The debates that go on in the South African public domain are primarily a battle over regimes of the sayable. If one pays attention to what is said on social media – primarily, but also in the agenda-setting, mainstream media – one hears young, black activists and intellectuals directly addressing the sayable and the unsayable and setting new terms for debate by speaking overtly about the how of the debate. This is evident in, for example, Thando Mgqolozana’s 2015 challenge to the “white” literary establishment in South Africa about its race-biased structures, evident particularly in publishing companies and their outputs and in its pre-eminent spaces of talking – literary festivals. In addition to powerful, new, young voices demanding space and time, we also see strong statements about what these new voices will not be doing. They will not educate those who do not work to understand the new terms of engagement and its topics. They will not reassure those who find the new style of engagement abrasive or overly angry or unsubstantiated or unreasonable. They will not respect the old rules of engagement that demand deference to certain styles embedded in another regime of truth.
Certain features have become evident in the South African public sphere (and these are echoed in other parts of the world where such contestation is happening):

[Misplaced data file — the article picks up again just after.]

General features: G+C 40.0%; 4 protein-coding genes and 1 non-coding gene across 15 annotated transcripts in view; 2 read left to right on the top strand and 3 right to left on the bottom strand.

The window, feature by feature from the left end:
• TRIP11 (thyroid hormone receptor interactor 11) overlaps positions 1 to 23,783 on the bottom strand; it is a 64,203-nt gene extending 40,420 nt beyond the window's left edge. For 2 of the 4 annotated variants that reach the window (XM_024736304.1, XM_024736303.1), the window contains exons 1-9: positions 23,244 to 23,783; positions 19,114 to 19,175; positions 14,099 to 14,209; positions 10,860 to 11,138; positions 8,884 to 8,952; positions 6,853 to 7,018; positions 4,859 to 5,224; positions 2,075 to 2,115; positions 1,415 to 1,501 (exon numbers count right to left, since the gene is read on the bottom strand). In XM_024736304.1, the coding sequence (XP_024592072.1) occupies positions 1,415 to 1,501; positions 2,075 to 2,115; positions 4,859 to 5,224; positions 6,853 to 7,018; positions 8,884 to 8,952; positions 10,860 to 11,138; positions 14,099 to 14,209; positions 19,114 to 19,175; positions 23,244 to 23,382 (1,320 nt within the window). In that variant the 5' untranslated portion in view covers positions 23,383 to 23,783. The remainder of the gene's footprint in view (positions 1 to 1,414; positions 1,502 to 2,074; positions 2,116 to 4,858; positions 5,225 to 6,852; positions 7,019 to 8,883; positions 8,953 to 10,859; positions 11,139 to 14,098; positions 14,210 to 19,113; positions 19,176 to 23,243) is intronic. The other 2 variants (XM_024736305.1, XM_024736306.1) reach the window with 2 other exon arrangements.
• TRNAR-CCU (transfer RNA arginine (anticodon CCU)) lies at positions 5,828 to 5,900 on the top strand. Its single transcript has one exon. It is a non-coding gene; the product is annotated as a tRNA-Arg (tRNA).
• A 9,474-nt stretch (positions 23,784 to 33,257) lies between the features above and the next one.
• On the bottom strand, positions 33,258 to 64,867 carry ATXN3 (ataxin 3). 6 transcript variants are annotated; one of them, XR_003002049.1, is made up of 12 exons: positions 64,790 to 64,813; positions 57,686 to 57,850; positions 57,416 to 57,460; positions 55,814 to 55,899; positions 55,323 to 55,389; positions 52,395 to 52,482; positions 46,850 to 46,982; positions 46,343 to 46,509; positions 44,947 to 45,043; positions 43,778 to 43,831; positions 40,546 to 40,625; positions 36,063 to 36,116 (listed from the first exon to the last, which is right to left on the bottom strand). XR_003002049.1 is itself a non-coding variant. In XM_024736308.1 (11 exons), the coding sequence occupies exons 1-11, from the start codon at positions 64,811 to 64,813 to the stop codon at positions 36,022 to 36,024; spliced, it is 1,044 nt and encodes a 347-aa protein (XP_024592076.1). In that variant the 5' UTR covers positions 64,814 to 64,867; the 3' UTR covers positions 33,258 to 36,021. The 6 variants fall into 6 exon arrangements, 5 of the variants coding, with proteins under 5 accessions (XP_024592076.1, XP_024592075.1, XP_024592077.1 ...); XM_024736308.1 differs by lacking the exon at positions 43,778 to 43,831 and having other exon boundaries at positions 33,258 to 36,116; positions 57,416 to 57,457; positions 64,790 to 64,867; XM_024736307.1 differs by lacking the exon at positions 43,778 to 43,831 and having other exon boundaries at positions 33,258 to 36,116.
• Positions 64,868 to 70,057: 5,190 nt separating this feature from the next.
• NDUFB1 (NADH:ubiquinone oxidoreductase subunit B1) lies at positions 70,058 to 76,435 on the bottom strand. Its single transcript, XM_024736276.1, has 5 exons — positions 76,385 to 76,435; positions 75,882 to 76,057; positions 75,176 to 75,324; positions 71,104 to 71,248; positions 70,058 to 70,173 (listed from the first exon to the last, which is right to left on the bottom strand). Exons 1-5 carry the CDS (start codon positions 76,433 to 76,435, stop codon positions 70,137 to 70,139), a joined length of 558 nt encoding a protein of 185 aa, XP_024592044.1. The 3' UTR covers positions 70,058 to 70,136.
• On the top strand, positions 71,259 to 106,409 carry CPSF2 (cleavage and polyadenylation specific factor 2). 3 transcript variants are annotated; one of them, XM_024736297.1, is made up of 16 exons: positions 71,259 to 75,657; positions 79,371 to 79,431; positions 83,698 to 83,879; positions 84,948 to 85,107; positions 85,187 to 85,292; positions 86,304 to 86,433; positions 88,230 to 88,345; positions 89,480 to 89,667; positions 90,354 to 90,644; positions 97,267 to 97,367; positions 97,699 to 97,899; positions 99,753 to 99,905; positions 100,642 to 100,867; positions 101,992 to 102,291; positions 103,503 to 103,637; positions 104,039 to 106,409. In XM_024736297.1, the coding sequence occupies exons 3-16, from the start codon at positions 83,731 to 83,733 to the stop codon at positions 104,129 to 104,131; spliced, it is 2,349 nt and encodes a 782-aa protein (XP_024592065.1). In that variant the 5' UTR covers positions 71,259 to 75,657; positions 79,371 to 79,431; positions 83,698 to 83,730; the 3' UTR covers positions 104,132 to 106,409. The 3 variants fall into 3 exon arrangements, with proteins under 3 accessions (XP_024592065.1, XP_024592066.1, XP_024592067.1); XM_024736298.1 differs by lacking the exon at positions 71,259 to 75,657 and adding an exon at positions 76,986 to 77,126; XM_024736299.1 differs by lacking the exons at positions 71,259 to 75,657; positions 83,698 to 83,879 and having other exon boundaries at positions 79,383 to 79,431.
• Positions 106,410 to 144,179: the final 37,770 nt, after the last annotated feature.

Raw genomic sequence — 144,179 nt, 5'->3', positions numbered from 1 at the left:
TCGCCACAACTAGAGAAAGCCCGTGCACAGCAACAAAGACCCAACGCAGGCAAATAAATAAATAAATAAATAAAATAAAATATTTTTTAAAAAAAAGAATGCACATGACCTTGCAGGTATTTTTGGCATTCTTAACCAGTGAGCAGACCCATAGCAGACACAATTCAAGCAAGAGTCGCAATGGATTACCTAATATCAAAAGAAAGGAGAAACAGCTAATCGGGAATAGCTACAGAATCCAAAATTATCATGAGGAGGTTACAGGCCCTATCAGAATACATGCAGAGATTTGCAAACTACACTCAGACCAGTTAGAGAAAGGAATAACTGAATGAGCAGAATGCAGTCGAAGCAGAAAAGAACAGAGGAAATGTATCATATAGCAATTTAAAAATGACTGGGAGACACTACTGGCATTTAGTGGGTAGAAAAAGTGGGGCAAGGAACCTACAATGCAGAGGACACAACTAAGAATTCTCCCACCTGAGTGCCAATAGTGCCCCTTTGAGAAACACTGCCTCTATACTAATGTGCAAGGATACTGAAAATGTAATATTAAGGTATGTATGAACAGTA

• A generational rift between the young and older activists. The usual deference and respect accorded to struggle heroes/veterans is suspended. For example, in a radio discussion involving apartheid-era activist Nomboniso Gasa and present-day activist Wanelisa Xaba on CapeTalk 702, each accused the other of lack of respect and listening. Another example is the Economic Freedom Fighters’ (EFF) style of engagement in Parliament, with their strategies of dressing as workers, in red, their use of songs and their persistent use of house rules to interrupt proceedings.
• Extensive use of social media (particularly Twitter and Facebook), not only to organise and make declarations, but also to make news. (It is noteworthy that the university shutdown of October 2015 was almost entirely broadcast as news via Twitter, with weekend newspapers playing catch-up after five days of activity.) Notably “black Twitter” has reached South Africa (after its emergence in the United States), indicating that a certain style and certain communicators are being recognised as devising and owning a public intellectual intervention.